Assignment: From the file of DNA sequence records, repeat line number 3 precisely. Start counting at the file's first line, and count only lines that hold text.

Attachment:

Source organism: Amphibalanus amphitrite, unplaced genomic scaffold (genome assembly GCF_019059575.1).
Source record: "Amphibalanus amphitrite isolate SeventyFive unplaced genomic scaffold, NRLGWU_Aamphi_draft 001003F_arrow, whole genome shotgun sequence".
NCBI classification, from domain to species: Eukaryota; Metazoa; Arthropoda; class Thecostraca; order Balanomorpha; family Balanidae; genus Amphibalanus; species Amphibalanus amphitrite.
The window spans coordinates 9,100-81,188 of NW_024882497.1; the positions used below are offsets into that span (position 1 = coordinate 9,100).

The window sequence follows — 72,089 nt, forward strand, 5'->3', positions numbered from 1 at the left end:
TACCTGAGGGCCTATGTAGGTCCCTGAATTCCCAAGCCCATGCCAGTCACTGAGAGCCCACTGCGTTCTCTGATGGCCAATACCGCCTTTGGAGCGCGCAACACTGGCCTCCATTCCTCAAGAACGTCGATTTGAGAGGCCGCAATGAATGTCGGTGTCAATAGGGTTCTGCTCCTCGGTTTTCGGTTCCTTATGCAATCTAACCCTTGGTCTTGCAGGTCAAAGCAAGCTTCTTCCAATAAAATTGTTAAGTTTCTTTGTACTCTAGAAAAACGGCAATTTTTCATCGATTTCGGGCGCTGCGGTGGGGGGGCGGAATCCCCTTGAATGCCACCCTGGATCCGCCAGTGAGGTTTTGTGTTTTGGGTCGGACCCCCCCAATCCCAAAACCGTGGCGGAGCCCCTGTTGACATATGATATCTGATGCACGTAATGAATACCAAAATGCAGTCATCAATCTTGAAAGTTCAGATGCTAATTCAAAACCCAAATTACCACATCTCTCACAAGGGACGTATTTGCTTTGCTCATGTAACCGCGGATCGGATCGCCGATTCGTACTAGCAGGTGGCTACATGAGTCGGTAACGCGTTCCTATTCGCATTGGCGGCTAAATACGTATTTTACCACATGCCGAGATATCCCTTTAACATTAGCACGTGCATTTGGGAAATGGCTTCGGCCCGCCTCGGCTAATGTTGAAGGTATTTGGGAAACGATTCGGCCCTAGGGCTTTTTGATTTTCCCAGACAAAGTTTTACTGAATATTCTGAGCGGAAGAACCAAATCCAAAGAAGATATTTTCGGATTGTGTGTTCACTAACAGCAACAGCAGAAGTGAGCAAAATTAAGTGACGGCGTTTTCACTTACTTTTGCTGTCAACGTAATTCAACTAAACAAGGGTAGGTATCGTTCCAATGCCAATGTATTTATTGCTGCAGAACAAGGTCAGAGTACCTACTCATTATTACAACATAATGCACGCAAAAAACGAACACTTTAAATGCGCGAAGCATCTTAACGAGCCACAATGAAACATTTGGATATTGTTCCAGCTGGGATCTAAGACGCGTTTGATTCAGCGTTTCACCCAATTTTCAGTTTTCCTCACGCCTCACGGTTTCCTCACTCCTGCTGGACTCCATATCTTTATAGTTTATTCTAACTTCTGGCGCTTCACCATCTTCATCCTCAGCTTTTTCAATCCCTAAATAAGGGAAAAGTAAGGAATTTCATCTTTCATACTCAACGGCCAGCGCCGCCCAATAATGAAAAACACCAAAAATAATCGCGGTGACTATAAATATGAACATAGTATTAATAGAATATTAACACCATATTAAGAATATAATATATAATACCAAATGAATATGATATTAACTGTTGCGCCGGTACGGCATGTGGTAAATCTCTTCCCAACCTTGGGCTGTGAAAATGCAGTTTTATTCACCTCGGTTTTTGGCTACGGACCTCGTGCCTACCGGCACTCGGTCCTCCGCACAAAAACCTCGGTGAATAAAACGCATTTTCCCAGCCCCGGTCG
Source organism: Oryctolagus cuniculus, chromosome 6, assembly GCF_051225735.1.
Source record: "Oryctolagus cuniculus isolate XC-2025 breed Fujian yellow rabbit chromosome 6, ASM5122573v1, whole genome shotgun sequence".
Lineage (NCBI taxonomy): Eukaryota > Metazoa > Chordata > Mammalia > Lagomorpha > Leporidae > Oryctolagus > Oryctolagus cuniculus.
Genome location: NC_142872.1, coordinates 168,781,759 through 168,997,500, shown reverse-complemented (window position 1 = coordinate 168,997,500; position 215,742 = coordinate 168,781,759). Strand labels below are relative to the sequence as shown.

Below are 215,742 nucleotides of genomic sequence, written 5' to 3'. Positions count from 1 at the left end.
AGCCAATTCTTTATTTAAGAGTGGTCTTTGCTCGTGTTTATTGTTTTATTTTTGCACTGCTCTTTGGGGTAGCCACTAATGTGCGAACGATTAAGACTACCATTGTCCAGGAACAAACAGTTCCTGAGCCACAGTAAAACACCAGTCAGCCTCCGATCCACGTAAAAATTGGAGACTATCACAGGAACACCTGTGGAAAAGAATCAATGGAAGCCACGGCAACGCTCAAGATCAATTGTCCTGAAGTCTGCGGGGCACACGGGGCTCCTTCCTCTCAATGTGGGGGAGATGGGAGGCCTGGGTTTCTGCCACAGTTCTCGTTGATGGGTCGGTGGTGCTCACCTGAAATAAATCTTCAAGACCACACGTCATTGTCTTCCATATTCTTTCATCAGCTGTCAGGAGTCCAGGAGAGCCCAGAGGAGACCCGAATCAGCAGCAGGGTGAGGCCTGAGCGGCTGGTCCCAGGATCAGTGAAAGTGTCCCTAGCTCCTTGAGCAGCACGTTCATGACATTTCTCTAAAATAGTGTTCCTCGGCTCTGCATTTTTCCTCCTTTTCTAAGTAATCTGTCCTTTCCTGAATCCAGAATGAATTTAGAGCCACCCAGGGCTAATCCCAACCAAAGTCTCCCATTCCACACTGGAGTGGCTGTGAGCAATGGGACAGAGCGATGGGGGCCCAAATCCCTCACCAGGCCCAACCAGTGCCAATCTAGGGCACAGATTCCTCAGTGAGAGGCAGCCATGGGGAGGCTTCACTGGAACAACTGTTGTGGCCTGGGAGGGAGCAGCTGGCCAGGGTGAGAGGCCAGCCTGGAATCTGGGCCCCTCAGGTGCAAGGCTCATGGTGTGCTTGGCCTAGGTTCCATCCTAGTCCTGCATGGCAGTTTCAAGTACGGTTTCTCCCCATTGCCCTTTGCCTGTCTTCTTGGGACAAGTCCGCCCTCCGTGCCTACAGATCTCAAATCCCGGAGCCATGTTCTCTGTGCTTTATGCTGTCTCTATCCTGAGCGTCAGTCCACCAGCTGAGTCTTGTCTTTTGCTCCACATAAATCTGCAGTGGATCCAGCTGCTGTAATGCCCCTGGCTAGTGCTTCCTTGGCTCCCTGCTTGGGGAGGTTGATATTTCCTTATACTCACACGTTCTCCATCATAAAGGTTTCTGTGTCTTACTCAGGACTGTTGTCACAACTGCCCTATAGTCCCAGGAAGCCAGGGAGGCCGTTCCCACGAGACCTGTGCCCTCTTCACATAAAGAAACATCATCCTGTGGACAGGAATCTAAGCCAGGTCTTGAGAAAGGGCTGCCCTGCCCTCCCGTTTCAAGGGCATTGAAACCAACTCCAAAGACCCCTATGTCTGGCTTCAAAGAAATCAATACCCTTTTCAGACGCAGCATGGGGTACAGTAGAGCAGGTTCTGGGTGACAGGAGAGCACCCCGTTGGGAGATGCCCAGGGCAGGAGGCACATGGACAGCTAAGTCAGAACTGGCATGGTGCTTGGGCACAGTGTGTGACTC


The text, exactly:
NCBI classification, from domain to species: Eukaryota; Metazoa; Arthropoda; class Thecostraca; order Balanomorpha; family Balanidae; genus Amphibalanus; species Amphibalanus amphitrite.